Renderdisplay_isr: 
   Timer0 = Timer0_count
   Incr Position
   If Position > 5 Then
      Position = 0
   End If

   Digit = Position + 1
   PORTD = &H0A          ' Set all segments off
   PORTC = Makebcd(position)

   Blink_test = &B00000001
   Shift Blink_test , Left , Position
   Blink_test = Blink_test And Blink_mask
   If blink_flag = 1 and blink_test > 0 Then
      Value = Digit_off
   Else
      Value = Digits(digit)
   End If
   PORTD = Value
Return

Next Steps

The μController version of the display module is working, I have to admit, in principle. There is still a bit more work to do to clean up its behaviour and possibly implement more tests and features i.e. the indicators on the top and bottom left of the display.

The actual main board still needs to be done. This will be presented in future posts. There are some considerations to be done with that in terms of its physical size for the existing casing. Another task that is outstanding is the interfacing of the Real Time Clock with SPI rather than I2C. I have been using I2C since that is what I used on the very first trial. My goal is to have a multiple slave SPI implementation. This too can be prototyped with my current set up before finalising on the actual main controller board.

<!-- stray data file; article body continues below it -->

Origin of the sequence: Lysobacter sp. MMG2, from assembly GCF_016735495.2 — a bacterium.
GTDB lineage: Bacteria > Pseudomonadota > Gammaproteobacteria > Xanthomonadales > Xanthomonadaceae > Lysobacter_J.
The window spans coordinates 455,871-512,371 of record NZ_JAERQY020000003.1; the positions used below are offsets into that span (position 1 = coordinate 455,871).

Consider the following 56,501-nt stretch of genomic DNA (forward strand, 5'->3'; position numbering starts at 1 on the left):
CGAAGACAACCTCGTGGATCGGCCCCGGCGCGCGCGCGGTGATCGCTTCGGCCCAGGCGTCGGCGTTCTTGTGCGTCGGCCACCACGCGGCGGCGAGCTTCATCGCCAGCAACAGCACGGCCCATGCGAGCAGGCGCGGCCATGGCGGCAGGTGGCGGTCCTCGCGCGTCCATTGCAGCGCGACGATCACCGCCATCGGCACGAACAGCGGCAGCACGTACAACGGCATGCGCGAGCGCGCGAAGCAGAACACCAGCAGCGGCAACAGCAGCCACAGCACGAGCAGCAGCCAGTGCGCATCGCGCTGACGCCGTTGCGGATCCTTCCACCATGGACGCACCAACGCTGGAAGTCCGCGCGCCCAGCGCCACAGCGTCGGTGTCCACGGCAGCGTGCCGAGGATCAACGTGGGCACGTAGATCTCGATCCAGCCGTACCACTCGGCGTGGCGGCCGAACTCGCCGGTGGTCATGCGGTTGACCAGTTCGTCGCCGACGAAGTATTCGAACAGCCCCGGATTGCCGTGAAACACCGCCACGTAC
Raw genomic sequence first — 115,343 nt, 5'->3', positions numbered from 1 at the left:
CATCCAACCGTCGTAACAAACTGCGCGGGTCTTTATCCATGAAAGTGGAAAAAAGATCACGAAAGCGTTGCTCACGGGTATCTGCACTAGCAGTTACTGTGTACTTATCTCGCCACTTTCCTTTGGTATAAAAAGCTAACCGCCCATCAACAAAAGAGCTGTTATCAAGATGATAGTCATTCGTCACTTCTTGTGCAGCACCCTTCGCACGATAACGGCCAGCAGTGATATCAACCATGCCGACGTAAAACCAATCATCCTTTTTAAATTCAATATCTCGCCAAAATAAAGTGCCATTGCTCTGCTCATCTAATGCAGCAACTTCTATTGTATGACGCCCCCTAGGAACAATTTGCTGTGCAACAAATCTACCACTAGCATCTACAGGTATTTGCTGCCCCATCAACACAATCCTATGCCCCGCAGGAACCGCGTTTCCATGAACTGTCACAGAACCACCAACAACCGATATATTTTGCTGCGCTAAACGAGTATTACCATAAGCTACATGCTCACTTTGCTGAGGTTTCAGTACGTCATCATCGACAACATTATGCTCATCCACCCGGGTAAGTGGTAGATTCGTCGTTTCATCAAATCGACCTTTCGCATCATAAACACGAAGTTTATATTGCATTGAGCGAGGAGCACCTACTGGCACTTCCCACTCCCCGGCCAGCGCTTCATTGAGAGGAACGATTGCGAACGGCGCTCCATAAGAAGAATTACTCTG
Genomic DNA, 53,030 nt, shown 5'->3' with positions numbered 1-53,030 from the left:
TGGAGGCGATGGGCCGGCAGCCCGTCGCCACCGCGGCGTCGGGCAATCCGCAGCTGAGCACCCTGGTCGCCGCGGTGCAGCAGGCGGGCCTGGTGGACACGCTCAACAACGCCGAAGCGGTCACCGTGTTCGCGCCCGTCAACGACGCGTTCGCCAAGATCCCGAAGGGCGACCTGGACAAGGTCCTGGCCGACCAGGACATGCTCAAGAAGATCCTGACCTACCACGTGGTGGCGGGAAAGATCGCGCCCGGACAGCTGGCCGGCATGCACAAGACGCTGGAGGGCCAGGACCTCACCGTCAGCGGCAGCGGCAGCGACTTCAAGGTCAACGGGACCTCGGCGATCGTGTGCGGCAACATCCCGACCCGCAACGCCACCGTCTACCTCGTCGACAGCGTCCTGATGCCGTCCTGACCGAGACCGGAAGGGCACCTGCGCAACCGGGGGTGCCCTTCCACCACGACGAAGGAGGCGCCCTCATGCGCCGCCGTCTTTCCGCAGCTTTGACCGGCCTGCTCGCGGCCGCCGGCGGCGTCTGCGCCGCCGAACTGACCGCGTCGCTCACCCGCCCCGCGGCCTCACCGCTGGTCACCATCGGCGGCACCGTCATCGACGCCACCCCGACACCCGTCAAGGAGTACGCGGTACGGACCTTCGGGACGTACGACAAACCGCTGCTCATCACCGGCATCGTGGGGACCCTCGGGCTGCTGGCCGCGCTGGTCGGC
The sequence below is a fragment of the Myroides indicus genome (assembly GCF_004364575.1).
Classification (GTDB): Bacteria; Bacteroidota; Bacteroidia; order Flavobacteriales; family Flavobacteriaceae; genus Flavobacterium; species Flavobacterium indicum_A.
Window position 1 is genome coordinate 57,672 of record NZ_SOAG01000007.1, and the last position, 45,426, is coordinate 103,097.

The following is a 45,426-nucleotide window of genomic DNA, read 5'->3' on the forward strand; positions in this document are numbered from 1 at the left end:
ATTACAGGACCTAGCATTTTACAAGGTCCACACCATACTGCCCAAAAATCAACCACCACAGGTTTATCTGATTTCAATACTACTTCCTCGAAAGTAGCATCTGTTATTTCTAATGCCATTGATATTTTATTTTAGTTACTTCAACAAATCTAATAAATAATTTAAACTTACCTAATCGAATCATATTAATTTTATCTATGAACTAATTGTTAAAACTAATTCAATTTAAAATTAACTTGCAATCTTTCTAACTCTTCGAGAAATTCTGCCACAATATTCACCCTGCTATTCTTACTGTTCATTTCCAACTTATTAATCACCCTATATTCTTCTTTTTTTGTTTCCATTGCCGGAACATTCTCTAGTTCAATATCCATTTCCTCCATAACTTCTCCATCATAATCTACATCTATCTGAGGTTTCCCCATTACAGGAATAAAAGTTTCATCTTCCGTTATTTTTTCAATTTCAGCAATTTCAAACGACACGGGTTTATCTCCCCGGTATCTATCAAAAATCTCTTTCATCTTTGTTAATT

The advantage I have with the current approach is that the firmware for the main board is progressively being done with the testing of the modules. It is just missing the implementation of the various push buttons. Even this can be implemented in the myAVR Development board.

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Alternate Display Driver

The purpose of this entry is to describe the assembly,  programming and testing of the alternate Clock Display Module – whereby instead of a dedicated display driver chip, the module will be controlled by its own micro controller. This was created under a separate GitHub branch as UCtl_small. After the relative ease of getting the MAX7221 version of the display module working, it is easy to think that this version to go just as smoothly. This article will describe more about the approach that will be taken and the planning for the final API. Subsequent posts will document the execution and results.